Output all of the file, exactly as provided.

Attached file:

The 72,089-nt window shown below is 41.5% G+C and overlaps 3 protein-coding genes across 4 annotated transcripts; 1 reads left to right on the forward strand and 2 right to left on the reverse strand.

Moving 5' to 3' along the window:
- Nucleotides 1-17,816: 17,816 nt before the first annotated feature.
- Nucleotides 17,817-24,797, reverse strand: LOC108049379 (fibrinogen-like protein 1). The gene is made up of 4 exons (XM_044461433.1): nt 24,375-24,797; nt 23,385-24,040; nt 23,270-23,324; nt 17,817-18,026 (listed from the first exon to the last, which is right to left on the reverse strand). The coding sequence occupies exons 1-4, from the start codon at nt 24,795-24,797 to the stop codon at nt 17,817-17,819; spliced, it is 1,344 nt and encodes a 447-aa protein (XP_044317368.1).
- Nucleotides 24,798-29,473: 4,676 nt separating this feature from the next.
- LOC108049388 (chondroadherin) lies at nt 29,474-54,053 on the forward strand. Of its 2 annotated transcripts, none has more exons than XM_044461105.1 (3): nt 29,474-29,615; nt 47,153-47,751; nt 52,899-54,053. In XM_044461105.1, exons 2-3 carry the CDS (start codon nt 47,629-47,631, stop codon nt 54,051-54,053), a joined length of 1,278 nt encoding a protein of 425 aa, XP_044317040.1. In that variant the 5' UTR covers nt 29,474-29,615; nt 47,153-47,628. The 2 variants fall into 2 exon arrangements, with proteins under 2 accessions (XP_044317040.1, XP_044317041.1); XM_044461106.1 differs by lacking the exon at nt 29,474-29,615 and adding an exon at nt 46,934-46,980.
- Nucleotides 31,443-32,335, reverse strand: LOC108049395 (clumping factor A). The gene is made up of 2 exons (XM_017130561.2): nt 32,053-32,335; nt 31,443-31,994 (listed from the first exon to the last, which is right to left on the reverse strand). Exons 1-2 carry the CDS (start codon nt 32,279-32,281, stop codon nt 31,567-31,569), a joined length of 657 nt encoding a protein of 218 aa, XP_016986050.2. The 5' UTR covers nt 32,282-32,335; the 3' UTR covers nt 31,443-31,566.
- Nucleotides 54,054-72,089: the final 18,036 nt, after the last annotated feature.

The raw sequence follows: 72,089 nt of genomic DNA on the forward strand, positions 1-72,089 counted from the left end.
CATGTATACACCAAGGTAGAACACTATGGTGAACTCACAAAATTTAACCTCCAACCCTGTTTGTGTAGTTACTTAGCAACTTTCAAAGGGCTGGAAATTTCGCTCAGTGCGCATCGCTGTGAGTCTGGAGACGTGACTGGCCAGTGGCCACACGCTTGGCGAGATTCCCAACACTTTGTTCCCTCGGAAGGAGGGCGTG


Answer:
The 72,089-nt window shown below is 41.5% G+C and overlaps 3 protein-coding genes across 4 annotated transcripts; 1 reads left to right on the forward strand and 2 right to left on the reverse strand.

Moving 5' to 3' along the window:
- Nucleotides 1-17,816: 17,816 nt before the first annotated feature.
- Nucleotides 17,817-24,797, reverse strand: LOC108049379 (fibrinogen-like protein 1). The gene is made up of 4 exons (XM_044461433.1): nt 24,375-24,797; nt 23,385-24,040; nt 23,270-23,324; nt 17,817-18,026 (listed from the first exon to the last, which is right to left on the reverse strand). The coding sequence occupies exons 1-4, from the start codon at nt 24,795-24,797 to the stop codon at nt 17,817-17,819; spliced, it is 1,344 nt and encodes a 447-aa protein (XP_044317368.1).
- Nucleotides 24,798-29,473: 4,676 nt separating this feature from the next.
- LOC108049388 (chondroadherin) lies at nt 29,474-54,053 on the forward strand. Of its 2 annotated transcripts, none has more exons than XM_044461105.1 (3): nt 29,474-29,615; nt 47,153-47,751; nt 52,899-54,053. In XM_044461105.1, exons 2-3 carry the CDS (start codon nt 47,629-47,631, stop codon nt 54,051-54,053), a joined length of 1,278 nt encoding a protein of 425 aa, XP_044317040.1. In that variant the 5' UTR covers nt 29,474-29,615; nt 47,153-47,628. The 2 variants fall into 2 exon arrangements, with proteins under 2 accessions (XP_044317040.1, XP_044317041.1); XM_044461106.1 differs by lacking the exon at nt 29,474-29,615 and adding an exon at nt 46,934-46,980.
- Nucleotides 31,443-32,335, reverse strand: LOC108049395 (clumping factor A). The gene is made up of 2 exons (XM_017130561.2): nt 32,053-32,335; nt 31,443-31,994 (listed from the first exon to the last, which is right to left on the reverse strand). Exons 1-2 carry the CDS (start codon nt 32,279-32,281, stop codon nt 31,567-31,569), a joined length of 657 nt encoding a protein of 218 aa, XP_016986050.2. The 5' UTR covers nt 32,282-32,335; the 3' UTR covers nt 31,443-31,566.
- Nucleotides 54,054-72,089: the final 18,036 nt, after the last annotated feature.

The raw sequence follows: 72,089 nt of genomic DNA on the forward strand, positions 1-72,089 counted from the left end.
CATGTATACACCAAGGTAGAACACTATGGTGAACTCACAAAATTTAACCTCCAACCCTGTTTGTGTAGTTACTTAGCAACTTTCAAAGGGCTGGAAATTTCGCTCAGTGCGCATCGCTGTGAGTCTGGAGACGTGACTGGCCAGTGGCCACACGCTTGGCGAGATTCCCAACACTTTGTTCCCTCGGAAGGAGGGCGTG